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S&P hikes Philippine 2022 GDP growth target to over 7%

Lawrence Agcaoili - The Philippine Star
S&P hikes Philippine 2022 GDP growth target to over 7%
A general view shows residential and commercial buildings in Manila on May 29, 2022.
AFP / Maria Tan

MANILA, Philippines — The Philippine economy may grow above seven percent this year before slowing down significantly next year amid major external headwinds, according to S&P Global Ratings.

In a report, the debt watcher raised its gross domestic product (GDP) growth forecast for the Philippines to 7.1 percent from the original target of 6.3 percent for this year.

Despite the elevated inflation that prompted the Bangko Sentral ng Pilipinas (BSP) to deliver aggressive rate hikes, the Philippines posted a stronger-than-expected GDP growth of 7.6 percent in the third quarter   from 7.5 percent in the second quarter.

“The third quarter GDP growth in the Philippines far outperformed our expectations, driven by continued strong domestic demand, even in the face of high inflation. This led us to raise our GDP growth forecast for 2022,” S&P economist Vince Conti told The STAR.

From January to September, the country booked a GDP growth of 7.7 percent, slightly higher than the 6.5 to 7.5 percent target penned by economic managers.

The Philippines exited the pandemic-induced recession with a GDP expansion of 5.7 percent last year, a reversal of the 9.6 percent contraction in 2020.

The international credit rating agency said that more domestically led economies such as the Philippines, India and Indonesia would lift the average growth in Asia- Pacific due to strong consumption.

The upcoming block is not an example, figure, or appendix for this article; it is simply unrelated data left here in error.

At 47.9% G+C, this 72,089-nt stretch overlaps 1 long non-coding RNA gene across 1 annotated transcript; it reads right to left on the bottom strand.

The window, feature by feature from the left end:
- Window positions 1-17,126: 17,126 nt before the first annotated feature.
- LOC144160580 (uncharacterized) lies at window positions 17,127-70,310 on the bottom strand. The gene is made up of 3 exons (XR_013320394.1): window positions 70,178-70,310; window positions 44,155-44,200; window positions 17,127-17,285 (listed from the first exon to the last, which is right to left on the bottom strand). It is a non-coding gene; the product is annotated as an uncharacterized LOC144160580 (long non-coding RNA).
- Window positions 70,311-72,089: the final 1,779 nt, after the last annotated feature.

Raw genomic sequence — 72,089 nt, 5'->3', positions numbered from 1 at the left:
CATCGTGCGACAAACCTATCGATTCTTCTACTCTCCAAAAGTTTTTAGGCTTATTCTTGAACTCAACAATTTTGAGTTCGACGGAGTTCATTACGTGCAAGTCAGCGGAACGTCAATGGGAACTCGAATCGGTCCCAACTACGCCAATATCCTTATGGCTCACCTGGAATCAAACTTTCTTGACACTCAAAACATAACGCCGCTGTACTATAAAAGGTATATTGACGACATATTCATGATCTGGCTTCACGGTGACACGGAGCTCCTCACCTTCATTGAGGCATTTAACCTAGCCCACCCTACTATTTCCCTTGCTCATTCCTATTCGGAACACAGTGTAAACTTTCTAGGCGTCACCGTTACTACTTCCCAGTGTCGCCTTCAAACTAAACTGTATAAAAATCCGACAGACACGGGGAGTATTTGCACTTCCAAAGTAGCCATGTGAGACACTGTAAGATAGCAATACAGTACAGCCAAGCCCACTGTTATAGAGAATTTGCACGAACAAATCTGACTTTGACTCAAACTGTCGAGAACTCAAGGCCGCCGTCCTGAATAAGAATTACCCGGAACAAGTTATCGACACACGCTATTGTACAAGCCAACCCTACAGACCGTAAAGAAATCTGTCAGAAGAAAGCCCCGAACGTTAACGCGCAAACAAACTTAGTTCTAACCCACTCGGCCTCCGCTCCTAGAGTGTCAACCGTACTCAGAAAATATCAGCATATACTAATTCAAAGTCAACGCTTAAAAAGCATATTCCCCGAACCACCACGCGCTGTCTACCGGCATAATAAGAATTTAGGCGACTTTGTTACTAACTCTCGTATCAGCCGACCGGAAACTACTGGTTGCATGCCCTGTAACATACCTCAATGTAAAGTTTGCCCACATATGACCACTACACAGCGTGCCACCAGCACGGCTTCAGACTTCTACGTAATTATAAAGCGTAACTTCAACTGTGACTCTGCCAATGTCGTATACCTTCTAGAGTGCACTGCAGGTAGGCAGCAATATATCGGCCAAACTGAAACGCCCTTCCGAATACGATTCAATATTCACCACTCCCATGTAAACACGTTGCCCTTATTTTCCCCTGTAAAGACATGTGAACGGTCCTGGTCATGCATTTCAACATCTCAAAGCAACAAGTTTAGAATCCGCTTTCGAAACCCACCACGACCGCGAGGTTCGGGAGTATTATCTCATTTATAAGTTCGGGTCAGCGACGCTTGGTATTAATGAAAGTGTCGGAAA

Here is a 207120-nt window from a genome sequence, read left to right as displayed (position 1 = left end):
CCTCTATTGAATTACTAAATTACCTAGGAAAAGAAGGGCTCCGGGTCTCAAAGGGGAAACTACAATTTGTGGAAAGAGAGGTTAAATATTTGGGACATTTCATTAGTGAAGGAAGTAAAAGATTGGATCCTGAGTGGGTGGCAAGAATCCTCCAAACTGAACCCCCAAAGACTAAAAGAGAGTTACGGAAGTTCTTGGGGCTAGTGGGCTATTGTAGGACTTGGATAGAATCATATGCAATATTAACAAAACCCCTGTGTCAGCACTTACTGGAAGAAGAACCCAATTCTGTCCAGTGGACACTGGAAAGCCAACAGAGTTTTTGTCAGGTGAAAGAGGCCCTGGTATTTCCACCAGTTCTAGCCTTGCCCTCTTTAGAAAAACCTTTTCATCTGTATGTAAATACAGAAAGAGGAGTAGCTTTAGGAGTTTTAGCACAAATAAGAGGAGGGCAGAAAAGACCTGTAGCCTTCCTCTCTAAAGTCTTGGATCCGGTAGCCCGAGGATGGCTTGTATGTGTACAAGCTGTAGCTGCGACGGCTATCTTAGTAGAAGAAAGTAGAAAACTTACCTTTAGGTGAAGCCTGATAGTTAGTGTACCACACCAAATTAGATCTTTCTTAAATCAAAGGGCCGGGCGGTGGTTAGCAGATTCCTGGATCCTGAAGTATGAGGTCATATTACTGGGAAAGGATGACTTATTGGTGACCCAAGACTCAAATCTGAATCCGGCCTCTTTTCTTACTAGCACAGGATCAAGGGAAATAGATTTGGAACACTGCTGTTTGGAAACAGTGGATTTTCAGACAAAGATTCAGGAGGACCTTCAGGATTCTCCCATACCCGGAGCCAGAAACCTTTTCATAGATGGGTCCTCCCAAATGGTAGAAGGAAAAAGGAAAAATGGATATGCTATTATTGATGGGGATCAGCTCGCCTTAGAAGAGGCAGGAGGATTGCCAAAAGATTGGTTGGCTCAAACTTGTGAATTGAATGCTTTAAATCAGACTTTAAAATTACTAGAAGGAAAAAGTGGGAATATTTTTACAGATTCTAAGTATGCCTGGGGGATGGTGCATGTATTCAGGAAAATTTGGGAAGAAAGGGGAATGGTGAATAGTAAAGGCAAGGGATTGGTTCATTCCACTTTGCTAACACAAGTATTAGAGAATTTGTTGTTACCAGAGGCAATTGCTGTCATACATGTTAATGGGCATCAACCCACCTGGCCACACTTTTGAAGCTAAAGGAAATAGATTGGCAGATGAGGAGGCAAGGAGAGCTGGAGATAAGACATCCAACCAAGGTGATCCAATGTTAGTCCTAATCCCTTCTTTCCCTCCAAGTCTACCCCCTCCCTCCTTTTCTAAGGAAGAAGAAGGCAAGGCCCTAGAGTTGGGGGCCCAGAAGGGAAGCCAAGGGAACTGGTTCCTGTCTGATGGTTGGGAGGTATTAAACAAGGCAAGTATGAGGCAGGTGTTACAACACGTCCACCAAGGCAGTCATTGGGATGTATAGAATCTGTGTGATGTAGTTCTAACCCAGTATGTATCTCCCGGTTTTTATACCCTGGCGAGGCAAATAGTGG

“The global slowdown will have less impact on domestic demand-led economies such as India, Indonesia and the Philippines,” it said.

For 2023, S&P lowered anew its GDP growth forecast to 5.2 percent due to “significant headwinds moving forward.”

“On the external demand side, a global growth slowdown is widely expected and will weigh on Philippine exports. On the domestic side, the lagged effects of this year’s monetary policy tightening will weigh on consumption and investment, while pent-up demand from the pandemic would not be as much of a growth driver as it was this year,” Conti said.

The projected growth for the Philippines is faster than the forecast for Asia-Pacific that stood at 4.1 percent for this year and 4.3 percent for next year.

The BSP has so far raised key policy rates by 300 basis points to tame inflation and stabilize the peso. This brought the benchmark rate to a 14-year high of five percent from an all-time low of two percent.

The central bank is widely expected to deliver another 50-basis-point increase next month as inflation averaged 5.4 percent in the first 10 months, well above the BSP’s two to four percent target range, after accelerating to a 14-year high of 7.7 percent in October from 6.9 percent in September.

This prompted the BSP Monetary Board to raise its forecasts to 5.8 percent for 2022, 4.3 percent for 2023, and 3.1 percent for 2024.

S&P sees inflation accelerating to 5.5 percent for this year from last year’s 3.9 percent before easing to 4.3 percent in 2023 and 2.7 percent in 2024.

While inflation strains vary and generally less of a problem than in the US, S&P said core inflation has risen especially fast in Australia, New Zealand and the Philippines.

“Monetary policy decisions have generally been in line with core inflation developments. The central banks of Australia, New Zealand, the Philippines, and South Korea have hiked policy rates considerably in 2022,” it said.

The debt watcher sees the BSP raising rates by another 50 basis points to 5.50 percent by the end of 2022.

The credit rating agency also expects the peso to end the year at 58.70 to $1.

GDP

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